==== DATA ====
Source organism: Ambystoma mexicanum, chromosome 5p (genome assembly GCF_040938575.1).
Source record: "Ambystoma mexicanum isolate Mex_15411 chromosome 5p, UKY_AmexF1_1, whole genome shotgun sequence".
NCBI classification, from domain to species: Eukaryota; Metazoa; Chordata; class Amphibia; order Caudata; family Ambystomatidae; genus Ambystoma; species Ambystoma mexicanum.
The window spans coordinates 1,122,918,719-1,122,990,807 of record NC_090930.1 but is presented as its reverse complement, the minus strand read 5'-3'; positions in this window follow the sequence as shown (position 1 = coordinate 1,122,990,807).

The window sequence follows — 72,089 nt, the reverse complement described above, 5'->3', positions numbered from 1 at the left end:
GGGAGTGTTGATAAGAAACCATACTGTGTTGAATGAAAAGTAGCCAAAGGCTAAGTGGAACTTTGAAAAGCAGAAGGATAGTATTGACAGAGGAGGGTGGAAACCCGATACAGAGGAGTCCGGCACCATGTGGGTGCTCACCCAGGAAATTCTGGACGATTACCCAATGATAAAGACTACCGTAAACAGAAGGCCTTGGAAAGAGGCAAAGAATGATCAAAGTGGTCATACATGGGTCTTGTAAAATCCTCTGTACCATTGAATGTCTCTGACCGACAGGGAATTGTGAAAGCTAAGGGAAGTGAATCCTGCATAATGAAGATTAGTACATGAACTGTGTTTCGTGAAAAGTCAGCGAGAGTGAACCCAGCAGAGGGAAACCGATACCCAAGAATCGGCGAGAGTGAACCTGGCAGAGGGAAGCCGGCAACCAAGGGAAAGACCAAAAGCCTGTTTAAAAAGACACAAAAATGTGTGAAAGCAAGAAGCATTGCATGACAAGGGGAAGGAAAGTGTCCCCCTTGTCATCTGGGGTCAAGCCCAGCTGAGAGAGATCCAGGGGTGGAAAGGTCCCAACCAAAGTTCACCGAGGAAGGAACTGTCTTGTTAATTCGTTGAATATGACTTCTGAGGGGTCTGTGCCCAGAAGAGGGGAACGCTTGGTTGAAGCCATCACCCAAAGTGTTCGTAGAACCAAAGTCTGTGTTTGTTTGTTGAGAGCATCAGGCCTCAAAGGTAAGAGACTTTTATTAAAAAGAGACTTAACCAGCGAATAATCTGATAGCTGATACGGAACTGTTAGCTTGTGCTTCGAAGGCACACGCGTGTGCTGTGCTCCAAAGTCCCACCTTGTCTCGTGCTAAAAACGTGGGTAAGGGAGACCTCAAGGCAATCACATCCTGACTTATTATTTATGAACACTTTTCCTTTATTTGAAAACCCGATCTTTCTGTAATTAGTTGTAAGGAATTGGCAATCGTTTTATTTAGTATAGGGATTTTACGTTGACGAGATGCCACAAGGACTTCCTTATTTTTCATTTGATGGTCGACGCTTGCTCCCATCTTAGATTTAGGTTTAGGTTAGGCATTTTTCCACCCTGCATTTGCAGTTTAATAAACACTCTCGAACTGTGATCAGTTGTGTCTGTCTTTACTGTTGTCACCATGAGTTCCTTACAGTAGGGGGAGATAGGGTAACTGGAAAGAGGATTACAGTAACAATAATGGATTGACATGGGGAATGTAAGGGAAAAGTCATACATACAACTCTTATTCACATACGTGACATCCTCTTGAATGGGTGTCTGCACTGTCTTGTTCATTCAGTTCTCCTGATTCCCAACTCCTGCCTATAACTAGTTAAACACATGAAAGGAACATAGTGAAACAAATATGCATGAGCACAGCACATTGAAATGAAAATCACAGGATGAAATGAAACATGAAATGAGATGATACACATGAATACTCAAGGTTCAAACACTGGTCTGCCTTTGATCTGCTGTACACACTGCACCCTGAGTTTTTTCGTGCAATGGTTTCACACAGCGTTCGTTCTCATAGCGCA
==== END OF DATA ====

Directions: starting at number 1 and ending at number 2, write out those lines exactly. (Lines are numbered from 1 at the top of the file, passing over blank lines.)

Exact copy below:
Source organism: Ambystoma mexicanum, chromosome 5p (genome assembly GCF_040938575.1).
Source record: "Ambystoma mexicanum isolate Mex_15411 chromosome 5p, UKY_AmexF1_1, whole genome shotgun sequence".